Live Event: November 3, 2022
Explore the reduction methods that are most promising and the scientific bottleneck questions that must be solved to make green steel become a reality in this new TMS Webinar. Examine existing basic research questions associated with producing steel more sustainably, particularly with lower CO2 emissions. Discuss the main research items that must be tackled to enable green steel making and to re-invent a 3,000-year-old industry within less than a decade.
More than 1.85 billion tons of steel are produced every year, making it the most important alloy in terms of volume and impact. While steel is a sustainability enabler, through lightweight car parts, wind farms, and magnets, its primary production is the opposite. Its reduction from oxides through fossil carbon carriers produces about 2t CO2/t of steel produced, qualifying it as the largest single cause of global warming.
Learn from an expert in this field and address recent progress and open issues in hydrogen-based direct reduction and hydrogen-based plasma reduction including topics such as the kinetics of the solid state and plasma-based reduction reactions, mass transport kinetics, nucleation during the multiple phase transformations, the oxide’s chemistry and microstructure, the roles of plasticity, damage, and fracture associated with the phase transformation, and mass transport phenomena occurring during and possible simulation approaches.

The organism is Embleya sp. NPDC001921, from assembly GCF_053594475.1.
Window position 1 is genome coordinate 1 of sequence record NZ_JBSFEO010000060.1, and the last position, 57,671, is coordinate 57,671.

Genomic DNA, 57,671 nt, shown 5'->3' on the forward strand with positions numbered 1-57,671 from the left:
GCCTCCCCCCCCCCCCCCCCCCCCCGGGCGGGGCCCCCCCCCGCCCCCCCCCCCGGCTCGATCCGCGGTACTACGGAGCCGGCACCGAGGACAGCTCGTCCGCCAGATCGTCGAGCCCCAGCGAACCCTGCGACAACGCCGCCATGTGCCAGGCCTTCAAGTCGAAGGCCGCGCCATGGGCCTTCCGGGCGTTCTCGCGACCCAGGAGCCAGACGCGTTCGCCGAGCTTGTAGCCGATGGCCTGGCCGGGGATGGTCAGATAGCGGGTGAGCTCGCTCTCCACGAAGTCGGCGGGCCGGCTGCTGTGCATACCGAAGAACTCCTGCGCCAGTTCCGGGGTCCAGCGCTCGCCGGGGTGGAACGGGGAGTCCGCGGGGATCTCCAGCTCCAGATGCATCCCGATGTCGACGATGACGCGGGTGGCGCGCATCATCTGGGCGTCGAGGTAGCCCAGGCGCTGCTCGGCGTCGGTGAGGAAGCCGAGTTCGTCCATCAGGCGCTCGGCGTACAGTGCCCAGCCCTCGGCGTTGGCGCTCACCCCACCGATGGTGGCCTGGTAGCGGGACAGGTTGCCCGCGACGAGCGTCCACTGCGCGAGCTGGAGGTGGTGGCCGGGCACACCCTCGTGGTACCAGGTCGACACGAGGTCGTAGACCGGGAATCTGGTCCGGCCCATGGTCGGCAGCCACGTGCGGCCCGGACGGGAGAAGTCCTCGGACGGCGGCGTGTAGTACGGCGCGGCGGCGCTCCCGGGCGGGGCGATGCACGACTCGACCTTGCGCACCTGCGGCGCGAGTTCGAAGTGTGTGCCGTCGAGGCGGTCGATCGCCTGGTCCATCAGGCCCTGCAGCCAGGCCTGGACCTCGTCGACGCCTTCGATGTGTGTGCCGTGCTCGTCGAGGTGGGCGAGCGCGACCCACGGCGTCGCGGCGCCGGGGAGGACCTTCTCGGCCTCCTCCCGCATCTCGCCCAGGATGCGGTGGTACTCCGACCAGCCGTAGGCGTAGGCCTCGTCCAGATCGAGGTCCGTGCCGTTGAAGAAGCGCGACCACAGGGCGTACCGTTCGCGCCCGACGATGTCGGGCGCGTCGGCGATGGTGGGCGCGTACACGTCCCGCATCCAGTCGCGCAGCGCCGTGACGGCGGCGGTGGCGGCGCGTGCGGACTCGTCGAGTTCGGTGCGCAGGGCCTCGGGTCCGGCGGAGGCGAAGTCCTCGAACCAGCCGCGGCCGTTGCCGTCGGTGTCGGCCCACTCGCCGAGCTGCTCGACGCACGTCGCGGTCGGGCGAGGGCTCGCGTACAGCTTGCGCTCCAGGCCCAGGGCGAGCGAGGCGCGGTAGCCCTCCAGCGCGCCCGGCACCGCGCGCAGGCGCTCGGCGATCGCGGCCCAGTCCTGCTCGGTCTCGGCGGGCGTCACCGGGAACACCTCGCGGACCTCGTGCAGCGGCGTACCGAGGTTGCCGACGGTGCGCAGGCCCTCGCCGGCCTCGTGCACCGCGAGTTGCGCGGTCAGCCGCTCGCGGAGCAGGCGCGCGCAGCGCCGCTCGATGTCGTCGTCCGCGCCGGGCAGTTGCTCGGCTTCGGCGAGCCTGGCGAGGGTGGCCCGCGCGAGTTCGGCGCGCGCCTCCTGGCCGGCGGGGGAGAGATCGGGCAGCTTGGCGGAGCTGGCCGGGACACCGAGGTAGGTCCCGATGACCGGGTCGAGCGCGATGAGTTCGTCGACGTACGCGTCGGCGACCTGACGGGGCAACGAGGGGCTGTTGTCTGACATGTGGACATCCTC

What You Will Learn
- Examine basic research for making green steel
- Explore a simulation of sustainable steel making
- Discuss hydrogen-based direct reduction and hydrogen-based plasma reduction
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About the Speaker
Professor, Max-Planck-Institut für Eisenforschung, Düsseldorf, Germany
Dierk Raabe studied music at the Conservatorium in Wuppertal, Germany, and metallurgy and metal physics at RWTH Aachen, Germany After earning his doctorate in 1992 and habilitation in 1997 at RWTH Aachen, he received the Heisenberg Fellowship Award from the German Research Foundation and worked at Carnegie Mellon University (Pittsburgh, PA, USA) and at the National High Magnet Field Laboratory (Tallahassee, FL, USA). He joined the Max Planck Society as a director in 1999. His interests are in computational materials science, phase transformation, alloy design, hydrogen, sustainable metallurgy, and atom probe tomography. He received the Leibniz Award, two ERC Advanced Grants, and the Acta Materialia Gold Medal Award. He is a professor at RWTH Aachen and honorary professor at KU Leuven. He is a member of the National Academy Leopoldina.
Director - New Initiatives, Science, and Engineering Department; The Minerals, Metals & Materials Society (TMS)
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